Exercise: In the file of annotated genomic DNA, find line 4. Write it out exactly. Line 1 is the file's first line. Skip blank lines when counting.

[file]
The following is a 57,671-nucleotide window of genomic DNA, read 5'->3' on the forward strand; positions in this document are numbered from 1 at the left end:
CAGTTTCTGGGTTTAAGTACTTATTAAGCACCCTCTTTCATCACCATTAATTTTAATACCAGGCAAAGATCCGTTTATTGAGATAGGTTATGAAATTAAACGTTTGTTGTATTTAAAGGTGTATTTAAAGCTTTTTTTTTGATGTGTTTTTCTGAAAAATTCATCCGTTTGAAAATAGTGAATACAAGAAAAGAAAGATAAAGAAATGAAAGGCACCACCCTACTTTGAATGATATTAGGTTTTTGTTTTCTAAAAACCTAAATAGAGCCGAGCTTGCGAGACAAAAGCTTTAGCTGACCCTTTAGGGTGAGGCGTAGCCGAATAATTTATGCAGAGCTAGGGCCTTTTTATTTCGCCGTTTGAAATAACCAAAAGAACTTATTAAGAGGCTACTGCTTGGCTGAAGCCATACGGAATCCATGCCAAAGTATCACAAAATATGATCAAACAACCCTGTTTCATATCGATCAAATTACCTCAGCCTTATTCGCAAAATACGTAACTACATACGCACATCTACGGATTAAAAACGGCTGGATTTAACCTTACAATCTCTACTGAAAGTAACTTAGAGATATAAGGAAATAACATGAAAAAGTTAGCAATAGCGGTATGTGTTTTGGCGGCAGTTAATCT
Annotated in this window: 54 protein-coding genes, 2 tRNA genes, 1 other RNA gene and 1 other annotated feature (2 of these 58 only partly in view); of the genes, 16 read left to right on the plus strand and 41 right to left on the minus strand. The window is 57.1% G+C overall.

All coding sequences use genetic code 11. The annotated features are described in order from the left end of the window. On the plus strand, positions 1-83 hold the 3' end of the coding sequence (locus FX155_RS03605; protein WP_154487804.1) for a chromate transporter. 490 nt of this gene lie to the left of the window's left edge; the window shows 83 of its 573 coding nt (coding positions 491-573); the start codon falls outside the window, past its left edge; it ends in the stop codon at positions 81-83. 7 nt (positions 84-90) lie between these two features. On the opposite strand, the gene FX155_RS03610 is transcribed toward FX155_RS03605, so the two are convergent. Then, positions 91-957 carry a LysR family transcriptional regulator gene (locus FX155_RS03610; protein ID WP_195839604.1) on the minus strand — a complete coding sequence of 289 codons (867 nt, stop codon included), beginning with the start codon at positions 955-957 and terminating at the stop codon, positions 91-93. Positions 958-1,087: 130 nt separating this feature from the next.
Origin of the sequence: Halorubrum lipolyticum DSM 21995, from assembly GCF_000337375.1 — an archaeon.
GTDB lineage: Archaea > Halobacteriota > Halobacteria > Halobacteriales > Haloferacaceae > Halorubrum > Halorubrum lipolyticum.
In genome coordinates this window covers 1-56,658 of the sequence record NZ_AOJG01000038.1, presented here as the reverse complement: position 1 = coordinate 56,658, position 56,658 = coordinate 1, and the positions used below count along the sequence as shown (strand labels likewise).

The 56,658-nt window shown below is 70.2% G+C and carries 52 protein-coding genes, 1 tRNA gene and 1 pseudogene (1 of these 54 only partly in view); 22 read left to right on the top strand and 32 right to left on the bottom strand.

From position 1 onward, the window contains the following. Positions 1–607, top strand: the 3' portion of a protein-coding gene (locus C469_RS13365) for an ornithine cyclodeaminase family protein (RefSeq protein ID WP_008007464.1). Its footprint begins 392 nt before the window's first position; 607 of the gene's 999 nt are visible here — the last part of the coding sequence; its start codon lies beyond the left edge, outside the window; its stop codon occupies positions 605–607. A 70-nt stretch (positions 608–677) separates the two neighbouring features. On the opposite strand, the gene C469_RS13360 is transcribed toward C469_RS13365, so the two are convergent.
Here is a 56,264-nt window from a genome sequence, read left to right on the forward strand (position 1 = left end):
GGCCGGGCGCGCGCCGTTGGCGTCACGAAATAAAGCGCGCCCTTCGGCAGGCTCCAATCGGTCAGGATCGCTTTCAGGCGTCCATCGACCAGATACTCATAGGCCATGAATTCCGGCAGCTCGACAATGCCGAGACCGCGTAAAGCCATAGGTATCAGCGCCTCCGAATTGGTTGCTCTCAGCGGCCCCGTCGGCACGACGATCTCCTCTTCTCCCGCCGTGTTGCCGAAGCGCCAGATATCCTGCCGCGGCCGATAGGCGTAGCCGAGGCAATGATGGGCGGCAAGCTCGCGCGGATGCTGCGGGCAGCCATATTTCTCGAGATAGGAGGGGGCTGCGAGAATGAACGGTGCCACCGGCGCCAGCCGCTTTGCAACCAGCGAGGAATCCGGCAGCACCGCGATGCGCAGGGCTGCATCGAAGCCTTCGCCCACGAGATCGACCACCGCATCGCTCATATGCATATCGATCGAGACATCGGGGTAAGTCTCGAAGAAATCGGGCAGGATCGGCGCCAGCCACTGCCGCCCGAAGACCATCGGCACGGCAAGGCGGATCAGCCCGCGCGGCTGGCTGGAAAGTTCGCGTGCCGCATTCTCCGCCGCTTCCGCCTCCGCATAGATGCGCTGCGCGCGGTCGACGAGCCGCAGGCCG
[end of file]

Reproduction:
All coding sequences use genetic code 11. The annotated features are described in order from the left end of the window. On the plus strand, positions 1-83 hold the 3' end of the coding sequence (locus FX155_RS03605; protein WP_154487804.1) for a chromate transporter. 490 nt of this gene lie to the left of the window's left edge; the window shows 83 of its 573 coding nt (coding positions 491-573); the start codon falls outside the window, past its left edge; it ends in the stop codon at positions 81-83. 7 nt (positions 84-90) lie between these two features. On the opposite strand, the gene FX155_RS03610 is transcribed toward FX155_RS03605, so the two are convergent. Then, positions 91-957 carry a LysR family transcriptional regulator gene (locus FX155_RS03610; protein ID WP_195839604.1) on the minus strand — a complete coding sequence of 289 codons (867 nt, stop codon included), beginning with the start codon at positions 955-957 and terminating at the stop codon, positions 91-93. Positions 958-1,087: 130 nt separating this feature from the next.